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Mona Lombard
Published: 14 December 2005

There is something in the eyes of a genuine comedian, something that can't hide the intelligence, curiosity and the absolute drive to express. Sometimes it is too terrible to say outright, but with a twinkle in the eye or a quiver of the lip, or a quick gesture, the comic's depth is safely revealed.

Richard Pryor had those eyes.

I met Pryor in 1981 on the set of Bustin' Loose — filmed, in part, in Seattle. In the movie, Pryor was an ex-con who was sentenced to drive a busload of children in a cross-country misadventure. His character meets a social worker (played by Cicely Tyson), who was in charge of the children. Michael Schultz, an extremely successful African American producer of movie and television productions, was co-producer of the movie.

Seeing Pryor at work was quite a shock. He was quiet, intensely observant and seemed a bit self-conscious. Freddie Mae Gautier, of Seattle, had been chosen to recruit the children who were in the movie and she asked me to assist her. At the end of a day when the threat of rain was still looming, a group of five or six of us went to Helen's Soul Food Kitchen on Union Street. Someone went in first to see if there was an available table for us. With a nod from the scout, we all got out of the cars and went directly to our table in the back of the restaurant. It was a small place, with busy cooks and waitresses handling the orders for plates of tasty red beans and rice, fried chicken, fried fish, greens and corn bread.

Wearing a little black knit hat and a black winter jacket, Pryor kept his head down and ordered quickly. He was hungry after a long day of shooting, and eager to sit and relax.

Then without any warning it happened. I never knew there were so many cameras in all of Seattle, and certainly not in the middle of the "CD," as we called the predominantly Black area of town. Yet, there people were, snapping, flashing, yelling on the public phone and telling friends to "get here right now!" "Richard Pryor's in town!! I'm not lying. He's here! I'm looking right at him!" Suddenly everyone was screaming: "Buy a camera, just get here! Richard Pryor's here!"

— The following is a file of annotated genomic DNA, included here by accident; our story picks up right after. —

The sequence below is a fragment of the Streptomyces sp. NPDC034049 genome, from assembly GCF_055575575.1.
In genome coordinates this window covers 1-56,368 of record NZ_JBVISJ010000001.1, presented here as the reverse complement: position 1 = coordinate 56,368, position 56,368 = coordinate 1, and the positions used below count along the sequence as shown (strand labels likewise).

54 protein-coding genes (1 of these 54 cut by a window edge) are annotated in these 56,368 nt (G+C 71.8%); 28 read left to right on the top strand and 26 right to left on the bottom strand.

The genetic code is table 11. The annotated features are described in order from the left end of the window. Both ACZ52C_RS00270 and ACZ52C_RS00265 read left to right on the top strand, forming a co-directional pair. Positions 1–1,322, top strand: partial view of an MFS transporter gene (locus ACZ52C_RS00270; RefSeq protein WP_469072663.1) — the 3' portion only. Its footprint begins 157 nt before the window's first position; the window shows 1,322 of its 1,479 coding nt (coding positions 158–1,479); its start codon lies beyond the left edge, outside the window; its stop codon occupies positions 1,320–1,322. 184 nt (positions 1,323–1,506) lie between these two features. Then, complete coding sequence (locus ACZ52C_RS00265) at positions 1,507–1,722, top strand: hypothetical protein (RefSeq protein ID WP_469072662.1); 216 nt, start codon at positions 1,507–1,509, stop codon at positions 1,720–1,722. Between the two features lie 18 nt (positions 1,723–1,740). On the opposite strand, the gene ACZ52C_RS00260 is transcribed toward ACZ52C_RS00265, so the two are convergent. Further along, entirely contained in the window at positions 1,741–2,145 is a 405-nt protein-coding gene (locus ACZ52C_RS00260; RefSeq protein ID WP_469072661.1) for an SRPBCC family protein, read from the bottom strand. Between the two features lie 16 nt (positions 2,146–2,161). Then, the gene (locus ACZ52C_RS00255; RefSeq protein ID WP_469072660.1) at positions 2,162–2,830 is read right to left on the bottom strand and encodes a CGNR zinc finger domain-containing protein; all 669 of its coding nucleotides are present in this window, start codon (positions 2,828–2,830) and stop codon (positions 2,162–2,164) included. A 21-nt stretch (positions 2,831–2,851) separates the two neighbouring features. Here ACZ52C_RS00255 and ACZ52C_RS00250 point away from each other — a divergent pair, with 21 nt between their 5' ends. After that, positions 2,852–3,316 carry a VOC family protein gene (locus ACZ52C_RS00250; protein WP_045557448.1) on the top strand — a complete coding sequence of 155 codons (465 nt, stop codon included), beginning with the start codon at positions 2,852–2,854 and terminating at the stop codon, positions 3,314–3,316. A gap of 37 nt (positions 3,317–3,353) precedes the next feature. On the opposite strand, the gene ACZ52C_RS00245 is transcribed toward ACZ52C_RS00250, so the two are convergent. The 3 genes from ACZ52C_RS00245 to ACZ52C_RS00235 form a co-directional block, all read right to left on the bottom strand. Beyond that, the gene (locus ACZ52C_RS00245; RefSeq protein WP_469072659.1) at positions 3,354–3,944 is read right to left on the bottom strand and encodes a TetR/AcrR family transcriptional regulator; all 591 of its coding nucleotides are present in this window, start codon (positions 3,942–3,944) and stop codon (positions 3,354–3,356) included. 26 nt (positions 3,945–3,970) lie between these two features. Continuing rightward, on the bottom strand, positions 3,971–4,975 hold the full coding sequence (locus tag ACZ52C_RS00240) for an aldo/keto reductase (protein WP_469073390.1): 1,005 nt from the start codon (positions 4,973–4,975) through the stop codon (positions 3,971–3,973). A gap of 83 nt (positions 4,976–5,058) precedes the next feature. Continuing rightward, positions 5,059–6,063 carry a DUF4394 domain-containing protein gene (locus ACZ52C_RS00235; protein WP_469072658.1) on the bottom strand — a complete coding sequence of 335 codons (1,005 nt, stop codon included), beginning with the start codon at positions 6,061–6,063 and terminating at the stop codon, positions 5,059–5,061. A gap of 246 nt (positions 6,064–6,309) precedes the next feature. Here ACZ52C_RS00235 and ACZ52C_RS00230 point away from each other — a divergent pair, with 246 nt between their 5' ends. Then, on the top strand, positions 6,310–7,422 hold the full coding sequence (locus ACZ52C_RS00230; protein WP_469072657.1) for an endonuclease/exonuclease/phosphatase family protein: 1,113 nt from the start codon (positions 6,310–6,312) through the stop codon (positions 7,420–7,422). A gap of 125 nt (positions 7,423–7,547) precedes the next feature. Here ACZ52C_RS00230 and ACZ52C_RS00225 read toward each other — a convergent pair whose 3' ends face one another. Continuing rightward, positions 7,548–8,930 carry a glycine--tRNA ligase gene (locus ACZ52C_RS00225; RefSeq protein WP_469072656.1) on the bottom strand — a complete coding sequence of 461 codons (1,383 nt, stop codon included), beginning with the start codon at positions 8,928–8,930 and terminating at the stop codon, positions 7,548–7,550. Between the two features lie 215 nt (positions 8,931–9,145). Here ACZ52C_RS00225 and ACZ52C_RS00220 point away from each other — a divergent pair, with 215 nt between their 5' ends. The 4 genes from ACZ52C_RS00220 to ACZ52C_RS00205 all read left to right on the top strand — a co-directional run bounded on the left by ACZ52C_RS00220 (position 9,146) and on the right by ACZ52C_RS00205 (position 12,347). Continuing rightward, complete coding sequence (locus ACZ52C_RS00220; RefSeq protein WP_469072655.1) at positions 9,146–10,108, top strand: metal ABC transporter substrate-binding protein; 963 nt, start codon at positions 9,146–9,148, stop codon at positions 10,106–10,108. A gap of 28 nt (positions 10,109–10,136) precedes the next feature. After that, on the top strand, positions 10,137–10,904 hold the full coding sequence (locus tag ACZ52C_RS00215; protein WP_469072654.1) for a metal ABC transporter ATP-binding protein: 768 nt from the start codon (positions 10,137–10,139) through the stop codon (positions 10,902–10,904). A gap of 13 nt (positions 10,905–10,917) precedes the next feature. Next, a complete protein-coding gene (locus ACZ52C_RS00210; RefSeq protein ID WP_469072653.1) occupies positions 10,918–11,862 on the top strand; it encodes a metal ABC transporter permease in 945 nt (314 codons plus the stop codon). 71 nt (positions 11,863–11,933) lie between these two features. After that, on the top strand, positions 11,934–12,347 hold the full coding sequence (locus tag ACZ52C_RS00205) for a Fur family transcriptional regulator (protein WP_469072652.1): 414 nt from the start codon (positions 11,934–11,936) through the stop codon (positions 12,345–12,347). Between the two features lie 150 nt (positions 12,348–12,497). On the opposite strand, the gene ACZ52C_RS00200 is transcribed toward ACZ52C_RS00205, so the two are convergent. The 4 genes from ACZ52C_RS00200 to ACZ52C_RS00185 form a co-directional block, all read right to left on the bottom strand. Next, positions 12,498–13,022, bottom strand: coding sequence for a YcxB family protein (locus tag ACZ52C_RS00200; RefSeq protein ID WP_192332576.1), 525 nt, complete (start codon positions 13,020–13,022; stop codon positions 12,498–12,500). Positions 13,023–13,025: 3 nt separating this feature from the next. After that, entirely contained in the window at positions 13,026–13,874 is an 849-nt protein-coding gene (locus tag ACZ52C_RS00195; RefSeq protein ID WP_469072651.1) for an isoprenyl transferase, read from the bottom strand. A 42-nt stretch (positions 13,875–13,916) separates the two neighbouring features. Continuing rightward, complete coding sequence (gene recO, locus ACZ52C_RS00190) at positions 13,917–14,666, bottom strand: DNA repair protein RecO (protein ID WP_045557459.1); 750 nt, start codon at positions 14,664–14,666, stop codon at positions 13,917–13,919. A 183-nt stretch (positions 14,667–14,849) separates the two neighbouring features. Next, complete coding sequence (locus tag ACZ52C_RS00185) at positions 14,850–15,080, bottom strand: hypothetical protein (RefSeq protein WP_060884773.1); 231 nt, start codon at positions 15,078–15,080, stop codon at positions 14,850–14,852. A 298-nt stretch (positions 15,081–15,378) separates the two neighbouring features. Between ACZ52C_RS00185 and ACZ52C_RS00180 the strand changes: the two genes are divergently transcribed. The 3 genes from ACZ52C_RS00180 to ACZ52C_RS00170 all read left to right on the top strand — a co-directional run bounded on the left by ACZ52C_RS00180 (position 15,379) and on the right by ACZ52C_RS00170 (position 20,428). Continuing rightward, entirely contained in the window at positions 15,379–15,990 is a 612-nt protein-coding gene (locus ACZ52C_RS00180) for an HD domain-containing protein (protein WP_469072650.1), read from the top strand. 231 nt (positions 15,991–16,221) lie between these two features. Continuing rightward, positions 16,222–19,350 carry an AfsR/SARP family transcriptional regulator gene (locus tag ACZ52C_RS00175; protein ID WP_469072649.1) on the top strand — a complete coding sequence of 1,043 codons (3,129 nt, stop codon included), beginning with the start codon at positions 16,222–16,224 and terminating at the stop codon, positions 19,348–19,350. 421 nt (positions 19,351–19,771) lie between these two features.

Through it all, Pryor ate as though nothing was going on. He didn't pose for the photos. He just kept on eating, still with his head down. Although he was enjoying the food, he suddenly announced he wanted to go, and we all left through the crowd. He was sullen in the car, as though he had believed that in rainy Seattle, no one would notice him.

The next day our small group went to dinner in a private dining room in the hotel where he was staying. He wanted candles, quiet talk. During the two-hour dinner, he never uttered one word of obscenity, never told any jokes — but everything sounded funny because it was, after all, Richard Pryor's voice we were hearing.

We soon realized that he wanted to talk about his life. In particular, he talked about his childhood, his prostitute mother and his brothel-owning grandmother. They were sad stories, which I do not remember in detail because I was more conscious of the sadness in his eyes, even while he was smiling.

He was a gentle man in that setting, who would sometimes disengage from the conversation momentarily, and then come back with his quick wit, to make us feel at ease with Richard Pryor, the comedian. Even then, there was no cursing, no foul jokes. Just conversation with a very nice, very humble human being who gave his all to make others laugh.

Mona Lombard is a public relations consultant and a real estate and loan consultant at Trans-Continental Mortgage Corp.

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